In some ways, nothing has changed in the liquefied natural gas market. Proponents still expect unparalleled global demand and a significant supply gap over the next 10 to 15 years to necessitate a second, larger wave of LNG facilities and a swift ramp-up in production.
Nonetheless, it would be disingenuous to say the road to the next wave didn’t get a little bumpy in 2018. A destabilized political climate, increased competition and a changing price structure prompted many LNG owners to delay projects or postpone investment decisions.
Eric Smith, interim director of the Tulane Energy Institute in New Orleans, says the trade war between the U.S. and China undoubtedly had an impact. China is the biggest consumer of natural gas in the world, and its countervailing duties on LNG, in retaliation for U.S. duties on steel and aluminum, proved detrimental.
That hurt the industry in two ways—in the cost of construction and the marketability of the product. “A lot of the stuff that we use to build LNG terminals relies on some fairly exotic alloys that aren’t available from U.S. suppliers,” Smith says. “If you walk around a Cheniere LNG site, the internal tanks that are in contact with the minus-260 degree Fahrenheit LNG are all made out of a very specialized steel (from China). And if you’re getting ready for the next generation of LNG export terminals in Louisiana, that can be quite troublesome.”
Furthermore, an inability to line up contracts with Chinese customers played an undeniable role in dampening expectations. Australia’s LNG Limited recently postponed a final investment decision on its Louisiana export terminal, largely due to the trade tension.
University of Tulsa economist Ron Ripple, speaking at LSU’s 2018 Energy Summit in the fall, says short-term uncertainty is lowering demand projections, but China’s not the only reason. Japan plans to significantly increase its reliance upon nuclear energy by 2030, and that will have a significant impact on its demand for natural gas. “All the numbers that I’ve seen show a demand reduction (in Japan) by a million tons per year,” Ripple says.
All of these factors have made owners skittish, at least in the short term. He says three Louisiana LNG projects have had FERC-approval for two years but have yet to break ground. “I’m a bit confused when I hear all these complaints about how the slow approval process is putting the brakes on getting more of this gas ready to move out,” Ripple says. “I don’t think that the approval process is what’s really holding us up. I think it’s the economics.”
Another issue: China has begun to buy LNG preferentially from other countries, including several in Africa. “If the Chinese don’t make long-term commitments (with U.S. companies), then we don’t have a basis to build upon, regardless of whether it’s a good idea or not,” Tulane’s Smith says. “If I’m sitting in China, I’m looking at some of the countries where reputable, big international oil companies are building big LNG export facilities.”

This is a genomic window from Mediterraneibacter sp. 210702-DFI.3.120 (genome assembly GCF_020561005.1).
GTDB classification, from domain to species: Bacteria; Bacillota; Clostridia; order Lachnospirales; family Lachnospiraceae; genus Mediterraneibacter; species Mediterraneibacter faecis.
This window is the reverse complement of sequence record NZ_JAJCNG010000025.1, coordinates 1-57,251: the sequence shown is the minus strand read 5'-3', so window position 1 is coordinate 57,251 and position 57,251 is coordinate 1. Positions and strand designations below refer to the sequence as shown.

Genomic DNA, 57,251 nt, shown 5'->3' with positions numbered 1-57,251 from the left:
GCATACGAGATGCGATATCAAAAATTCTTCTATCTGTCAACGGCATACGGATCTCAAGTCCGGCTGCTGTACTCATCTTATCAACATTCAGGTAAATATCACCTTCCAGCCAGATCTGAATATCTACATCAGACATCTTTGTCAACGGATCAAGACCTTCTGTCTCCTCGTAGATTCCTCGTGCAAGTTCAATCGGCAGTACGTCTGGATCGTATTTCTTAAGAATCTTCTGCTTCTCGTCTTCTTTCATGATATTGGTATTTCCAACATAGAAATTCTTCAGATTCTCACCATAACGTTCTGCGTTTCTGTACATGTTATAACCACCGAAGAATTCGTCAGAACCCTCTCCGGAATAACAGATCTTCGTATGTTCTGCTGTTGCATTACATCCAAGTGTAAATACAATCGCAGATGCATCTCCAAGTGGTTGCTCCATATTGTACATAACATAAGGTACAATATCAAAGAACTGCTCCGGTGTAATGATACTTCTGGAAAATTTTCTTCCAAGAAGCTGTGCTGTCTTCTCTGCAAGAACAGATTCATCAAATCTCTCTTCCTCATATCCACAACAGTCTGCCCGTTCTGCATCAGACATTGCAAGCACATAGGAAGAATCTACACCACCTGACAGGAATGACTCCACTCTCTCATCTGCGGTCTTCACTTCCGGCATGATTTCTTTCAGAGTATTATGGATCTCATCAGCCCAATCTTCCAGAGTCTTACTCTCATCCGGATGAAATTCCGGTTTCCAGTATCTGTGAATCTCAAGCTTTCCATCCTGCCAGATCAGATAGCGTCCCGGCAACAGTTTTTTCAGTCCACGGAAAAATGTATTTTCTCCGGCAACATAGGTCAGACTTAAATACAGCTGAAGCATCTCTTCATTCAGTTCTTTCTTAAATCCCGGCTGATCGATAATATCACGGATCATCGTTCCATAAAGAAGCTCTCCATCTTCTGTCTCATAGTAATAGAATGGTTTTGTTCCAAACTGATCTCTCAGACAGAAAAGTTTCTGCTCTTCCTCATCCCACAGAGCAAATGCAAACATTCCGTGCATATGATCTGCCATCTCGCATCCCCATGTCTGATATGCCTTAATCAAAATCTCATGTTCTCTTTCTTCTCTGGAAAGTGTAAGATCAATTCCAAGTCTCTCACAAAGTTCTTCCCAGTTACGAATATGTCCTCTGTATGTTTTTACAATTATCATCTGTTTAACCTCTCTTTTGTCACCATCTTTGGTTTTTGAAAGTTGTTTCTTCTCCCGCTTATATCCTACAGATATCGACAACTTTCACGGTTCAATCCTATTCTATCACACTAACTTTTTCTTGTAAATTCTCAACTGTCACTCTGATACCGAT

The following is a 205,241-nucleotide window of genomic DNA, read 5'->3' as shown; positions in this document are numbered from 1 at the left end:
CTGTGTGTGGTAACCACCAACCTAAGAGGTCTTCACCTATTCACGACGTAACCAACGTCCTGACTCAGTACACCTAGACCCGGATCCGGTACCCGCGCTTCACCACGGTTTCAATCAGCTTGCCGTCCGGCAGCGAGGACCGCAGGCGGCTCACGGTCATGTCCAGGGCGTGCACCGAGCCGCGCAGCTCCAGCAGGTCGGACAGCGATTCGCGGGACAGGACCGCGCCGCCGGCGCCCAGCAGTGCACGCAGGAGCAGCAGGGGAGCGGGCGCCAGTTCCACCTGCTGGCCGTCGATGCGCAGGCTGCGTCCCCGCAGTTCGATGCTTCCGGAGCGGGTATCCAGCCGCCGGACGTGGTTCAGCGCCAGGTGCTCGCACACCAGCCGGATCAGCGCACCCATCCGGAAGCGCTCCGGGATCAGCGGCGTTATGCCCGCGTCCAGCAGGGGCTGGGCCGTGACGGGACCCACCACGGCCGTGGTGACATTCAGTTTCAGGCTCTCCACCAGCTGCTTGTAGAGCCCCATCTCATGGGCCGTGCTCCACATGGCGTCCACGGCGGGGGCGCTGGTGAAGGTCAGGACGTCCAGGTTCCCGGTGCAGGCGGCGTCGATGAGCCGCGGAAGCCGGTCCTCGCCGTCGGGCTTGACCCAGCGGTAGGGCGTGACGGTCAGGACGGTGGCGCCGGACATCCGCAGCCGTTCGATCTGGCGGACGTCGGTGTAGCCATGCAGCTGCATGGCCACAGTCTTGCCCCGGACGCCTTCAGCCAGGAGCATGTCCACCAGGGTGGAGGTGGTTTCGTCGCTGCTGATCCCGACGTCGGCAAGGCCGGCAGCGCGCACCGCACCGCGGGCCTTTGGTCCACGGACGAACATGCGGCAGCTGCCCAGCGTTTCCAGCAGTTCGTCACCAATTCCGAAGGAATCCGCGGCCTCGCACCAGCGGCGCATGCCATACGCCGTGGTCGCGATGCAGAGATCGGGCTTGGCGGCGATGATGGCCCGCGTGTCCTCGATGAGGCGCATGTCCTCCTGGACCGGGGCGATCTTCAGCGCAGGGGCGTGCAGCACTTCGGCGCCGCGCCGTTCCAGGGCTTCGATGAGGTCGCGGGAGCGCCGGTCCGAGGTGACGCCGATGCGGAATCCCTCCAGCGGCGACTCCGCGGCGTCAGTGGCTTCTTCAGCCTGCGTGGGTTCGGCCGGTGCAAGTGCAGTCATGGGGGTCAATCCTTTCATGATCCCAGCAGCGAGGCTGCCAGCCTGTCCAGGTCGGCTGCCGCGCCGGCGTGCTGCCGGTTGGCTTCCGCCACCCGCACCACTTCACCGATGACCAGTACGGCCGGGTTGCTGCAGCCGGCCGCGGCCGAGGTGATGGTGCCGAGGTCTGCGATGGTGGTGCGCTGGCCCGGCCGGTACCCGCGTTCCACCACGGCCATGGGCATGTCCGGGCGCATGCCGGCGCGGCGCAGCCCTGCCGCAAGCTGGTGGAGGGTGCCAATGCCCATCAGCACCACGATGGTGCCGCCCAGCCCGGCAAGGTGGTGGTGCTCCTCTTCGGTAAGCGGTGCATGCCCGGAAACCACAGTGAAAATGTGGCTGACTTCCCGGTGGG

Competition is also increasing as other countries jump aboard the LNG train. Royal Dutch Shell made a final investment decision last month to build a $30 billion LNG Canada project. However, the decision didn’t rely on commitments from large buyers, as Shell plans to absorb the cost into its budget, at least for now.
“Portfolio players such as ExxonMobil and Shell have been able to move forward without financing or having to pre-sell volumes,” Smith says. “Along those lines, we expect the Golden Pass LNG project (in Sabine Pass) to be approved.” While currently an LNG import facility, Golden Pass has plans under development to add export capabilities to the terminal, which is owned by affiliates of Qatar Petroleum, ExxonMobil and ConocoPhillips.
Regardless of short-term variables, Industrial Info Resources says long-term demand for LNG is still there, and predicts it will reach 141 million tons a year by 2030. Natural gas production is ramping up ahead of the demand and is projected to increase 25 percent through 2020.
Shane Mullins, IIR’s vice president of product development, told attendees at a Nov. 1 Industrial Market Outlook in Baton Rouge that the Gulf Coast would likely remain the epicenter of LNG development for years. “There’s no other place on Earth that has this much under development (at $2 billion) … and there are $200 billion in liquefaction trains to start construction in the next five years, excluding the pipelines or processing facilities that will feed them.”
According to IIR data, two Louisiana-based LNG trains—Sempra Energy’s Cameron LNG in Hackberry and Cheniere Energy’s Train 5 at Sabine Pass LNG—are scheduled to begin production in 2019, and two others—Train 6 at Sabine Pass LNG and Lake Charles LNG—could begin construction in 2019. Venture Global’s two Louisiana projects in Calcasieu Pass and Plaquemines Parish are awaiting FERC approval.